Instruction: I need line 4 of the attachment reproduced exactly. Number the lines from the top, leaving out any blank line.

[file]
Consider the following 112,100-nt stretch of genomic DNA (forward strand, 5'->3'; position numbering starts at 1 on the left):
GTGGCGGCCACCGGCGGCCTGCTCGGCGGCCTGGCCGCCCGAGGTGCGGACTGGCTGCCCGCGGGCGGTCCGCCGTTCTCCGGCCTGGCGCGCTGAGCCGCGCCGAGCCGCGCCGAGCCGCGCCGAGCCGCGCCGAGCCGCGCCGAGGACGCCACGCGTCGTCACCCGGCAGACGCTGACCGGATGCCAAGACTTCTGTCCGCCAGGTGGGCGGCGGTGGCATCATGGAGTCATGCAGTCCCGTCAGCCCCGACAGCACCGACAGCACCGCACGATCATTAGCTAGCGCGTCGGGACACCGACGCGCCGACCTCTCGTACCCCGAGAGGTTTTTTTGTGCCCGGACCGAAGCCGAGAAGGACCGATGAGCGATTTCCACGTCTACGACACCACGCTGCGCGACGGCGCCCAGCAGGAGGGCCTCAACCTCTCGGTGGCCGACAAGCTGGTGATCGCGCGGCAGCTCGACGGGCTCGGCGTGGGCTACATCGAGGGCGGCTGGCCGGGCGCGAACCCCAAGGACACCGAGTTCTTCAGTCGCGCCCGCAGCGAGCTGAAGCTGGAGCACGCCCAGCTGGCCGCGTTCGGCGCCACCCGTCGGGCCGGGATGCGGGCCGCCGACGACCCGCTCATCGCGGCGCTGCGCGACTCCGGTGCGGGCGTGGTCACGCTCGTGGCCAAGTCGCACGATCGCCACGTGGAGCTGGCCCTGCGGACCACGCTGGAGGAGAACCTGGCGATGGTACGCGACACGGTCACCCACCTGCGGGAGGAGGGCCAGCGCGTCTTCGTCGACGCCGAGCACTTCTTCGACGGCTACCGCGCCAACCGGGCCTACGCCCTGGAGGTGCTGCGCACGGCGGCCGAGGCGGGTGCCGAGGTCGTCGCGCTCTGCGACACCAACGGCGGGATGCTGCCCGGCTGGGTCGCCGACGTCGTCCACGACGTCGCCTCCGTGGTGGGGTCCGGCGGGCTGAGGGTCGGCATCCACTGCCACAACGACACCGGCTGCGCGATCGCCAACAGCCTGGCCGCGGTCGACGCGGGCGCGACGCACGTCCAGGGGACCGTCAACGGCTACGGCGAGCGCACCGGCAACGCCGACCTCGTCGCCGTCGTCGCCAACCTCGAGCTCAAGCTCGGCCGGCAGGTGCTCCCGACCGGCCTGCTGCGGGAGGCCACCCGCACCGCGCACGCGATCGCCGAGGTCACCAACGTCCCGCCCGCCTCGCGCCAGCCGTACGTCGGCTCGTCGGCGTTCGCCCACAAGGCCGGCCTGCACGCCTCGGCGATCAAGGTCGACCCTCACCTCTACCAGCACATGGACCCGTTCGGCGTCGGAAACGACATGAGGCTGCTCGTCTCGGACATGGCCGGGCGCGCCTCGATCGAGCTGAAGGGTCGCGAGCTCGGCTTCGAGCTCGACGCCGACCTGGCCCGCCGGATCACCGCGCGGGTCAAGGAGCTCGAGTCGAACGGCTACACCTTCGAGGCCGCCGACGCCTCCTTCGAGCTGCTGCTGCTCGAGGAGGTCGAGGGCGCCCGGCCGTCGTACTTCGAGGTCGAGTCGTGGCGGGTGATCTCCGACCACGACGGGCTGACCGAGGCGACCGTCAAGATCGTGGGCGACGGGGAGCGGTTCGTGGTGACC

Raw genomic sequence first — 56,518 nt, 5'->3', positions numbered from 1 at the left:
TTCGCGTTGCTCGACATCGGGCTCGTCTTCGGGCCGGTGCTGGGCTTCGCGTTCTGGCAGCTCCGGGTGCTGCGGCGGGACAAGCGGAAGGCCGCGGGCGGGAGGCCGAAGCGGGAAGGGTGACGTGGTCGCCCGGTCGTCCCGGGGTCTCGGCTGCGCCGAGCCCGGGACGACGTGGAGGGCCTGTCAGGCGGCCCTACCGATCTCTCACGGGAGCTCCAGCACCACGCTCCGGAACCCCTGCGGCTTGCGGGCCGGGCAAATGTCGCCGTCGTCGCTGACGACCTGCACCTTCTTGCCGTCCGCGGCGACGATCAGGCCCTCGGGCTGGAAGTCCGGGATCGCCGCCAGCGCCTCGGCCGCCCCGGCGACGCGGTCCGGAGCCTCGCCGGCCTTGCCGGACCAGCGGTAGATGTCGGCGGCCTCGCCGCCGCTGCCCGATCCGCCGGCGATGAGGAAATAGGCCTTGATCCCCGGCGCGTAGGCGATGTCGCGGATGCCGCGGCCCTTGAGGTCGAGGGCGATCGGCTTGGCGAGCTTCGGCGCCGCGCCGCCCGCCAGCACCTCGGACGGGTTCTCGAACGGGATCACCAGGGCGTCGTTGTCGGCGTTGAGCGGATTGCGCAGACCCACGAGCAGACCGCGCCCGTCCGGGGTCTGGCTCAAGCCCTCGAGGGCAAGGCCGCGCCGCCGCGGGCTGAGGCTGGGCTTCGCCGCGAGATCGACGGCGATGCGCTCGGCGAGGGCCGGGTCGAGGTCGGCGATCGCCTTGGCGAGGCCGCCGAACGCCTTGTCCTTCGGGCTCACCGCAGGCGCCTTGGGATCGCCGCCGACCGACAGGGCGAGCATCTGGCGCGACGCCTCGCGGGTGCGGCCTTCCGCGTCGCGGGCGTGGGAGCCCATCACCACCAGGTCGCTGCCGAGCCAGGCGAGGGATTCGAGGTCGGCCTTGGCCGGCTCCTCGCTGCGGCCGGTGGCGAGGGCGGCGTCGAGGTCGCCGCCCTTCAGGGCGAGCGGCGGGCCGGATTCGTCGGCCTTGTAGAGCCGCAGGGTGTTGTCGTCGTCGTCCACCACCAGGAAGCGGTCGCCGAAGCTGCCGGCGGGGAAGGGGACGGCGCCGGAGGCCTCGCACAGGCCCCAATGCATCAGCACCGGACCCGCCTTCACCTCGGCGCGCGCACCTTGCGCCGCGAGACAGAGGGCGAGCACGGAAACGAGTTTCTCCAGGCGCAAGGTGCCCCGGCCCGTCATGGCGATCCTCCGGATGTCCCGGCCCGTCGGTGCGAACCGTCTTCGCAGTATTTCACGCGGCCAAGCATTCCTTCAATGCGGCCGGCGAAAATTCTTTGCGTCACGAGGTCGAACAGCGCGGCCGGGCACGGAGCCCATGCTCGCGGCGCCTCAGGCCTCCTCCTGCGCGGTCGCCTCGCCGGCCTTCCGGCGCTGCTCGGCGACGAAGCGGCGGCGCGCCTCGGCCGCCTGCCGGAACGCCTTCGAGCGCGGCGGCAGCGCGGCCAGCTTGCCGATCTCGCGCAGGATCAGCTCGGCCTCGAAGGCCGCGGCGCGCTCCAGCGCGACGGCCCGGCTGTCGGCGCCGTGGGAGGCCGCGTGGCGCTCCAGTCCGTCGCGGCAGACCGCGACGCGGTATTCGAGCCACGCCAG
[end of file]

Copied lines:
TTCGCGTTGCTCGACATCGGGCTCGTCTTCGGGCCGGTGCTGGGCTTCGCGTTCTGGCAGCTCCGGGTGCTGCGGCGGGACAAGCGGAAGGCCGCGGGCGGGAGGCCGAAGCGGGAAGGGTGACGTGGTCGCCCGGTCGTCCCGGGGTCTCGGCTGCGCCGAGCCCGGGACGACGTGGAGGGCCTGTCAGGCGGCCCTACCGATCTCTCACGGGAGCTCCAGCACCACGCTCCGGAACCCCTGCGGCTTGCGGGCCGGGCAAATGTCGCCGTCGTCGCTGACGACCTGCACCTTCTTGCCGTCCGCGGCGACGATCAGGCCCTCGGGCTGGAAGTCCGGGATCGCCGCCAGCGCCTCGGCCGCCCCGGCGACGCGGTCCGGAGCCTCGCCGGCCTTGCCGGACCAGCGGTAGATGTCGGCGGCCTCGCCGCCGCTGCCCGATCCGCCGGCGATGAGGAAATAGGCCTTGATCCCCGGCGCGTAGGCGATGTCGCGGATGCCGCGGCCCTTGAGGTCGAGGGCGATCGGCTTGGCGAGCTTCGGCGCCGCGCCGCCCGCCAGCACCTCGGACGGGTTCTCGAACGGGATCACCAGGGCGTCGTTGTCGGCGTTGAGCGGATTGCGCAGACCCACGAGCAGACCGCGCCCGTCCGGGGTCTGGCTCAAGCCCTCGAGGGCAAGGCCGCGCCGCCGCGGGCTGAGGCTGGGCTTCGCCGCGAGATCGACGGCGATGCGCTCGGCGAGGGCCGGGTCGAGGTCGGCGATCGCCTTGGCGAGGCCGCCGAACGCCTTGTCCTTCGGGCTCACCGCAGGCGCCTTGGGATCGCCGCCGACCGACAGGGCGAGCATCTGGCGCGACGCCTCGCGGGTGCGGCCTTCCGCGTCGCGGGCGTGGGAGCCCATCACCACCAGGTCGCTGCCGAGCCAGGCGAGGGATTCGAGGTCGGCCTTGGCCGGCTCCTCGCTGCGGCCGGTGGCGAGGGCGGCGTCGAGGTCGCCGCCCTTCAGGGCGAGCGGCGGGCCGGATTCGTCGGCCTTGTAGAGCCGCAGGGTGTTGTCGTCGTCGTCCACCACCAGGAAGCGGTCGCCGAAGCTGCCGGCGGGGAAGGGGACGGCGCCGGAGGCCTCGCACAGGCCCCAATGCATCAGCACCGGACCCGCCTTCACCTCGGCGCGCGCACCTTGCGCCGCGAGACAGAGGGCGAGCACGGAAACGAGTTTCTCCAGGCGCAAGGTGCCCCGGCCCGTCATGGCGATCCTCCGGATGTCCCGGCCCGTCGGTGCGAACCGTCTTCGCAGTATTTCACGCGGCCAAGCATTCCTTCAATGCGGCCGGCGAAAATTCTTTGCGTCACGAGGTCGAACAGCGCGGCCGGGCACGGAGCCCATGCTCGCGGCGCCTCAGGCCTCCTCCTGCGCGGTCGCCTCGCCGGCCTTCCGGCGCTGCTCGGCGACGAAGCGGCGGCGCGCCTCGGCCGCCTGCCGGAACGCCTTCGAGCGCGGCGGCAGCGCGGCCAGCTTGCCGATCTCGCGCAGGATCAGCTCGGCCTCGAAGGCCGCGGCGCGCTCCAGCGCGACGGCCCGGCTGTCGGCGCCGTGGGAGGCCGCGTGGCGCTCCAGTCCGTCGCGGCAGACCGCGACGCGGTATTCGAGCCACGCCAG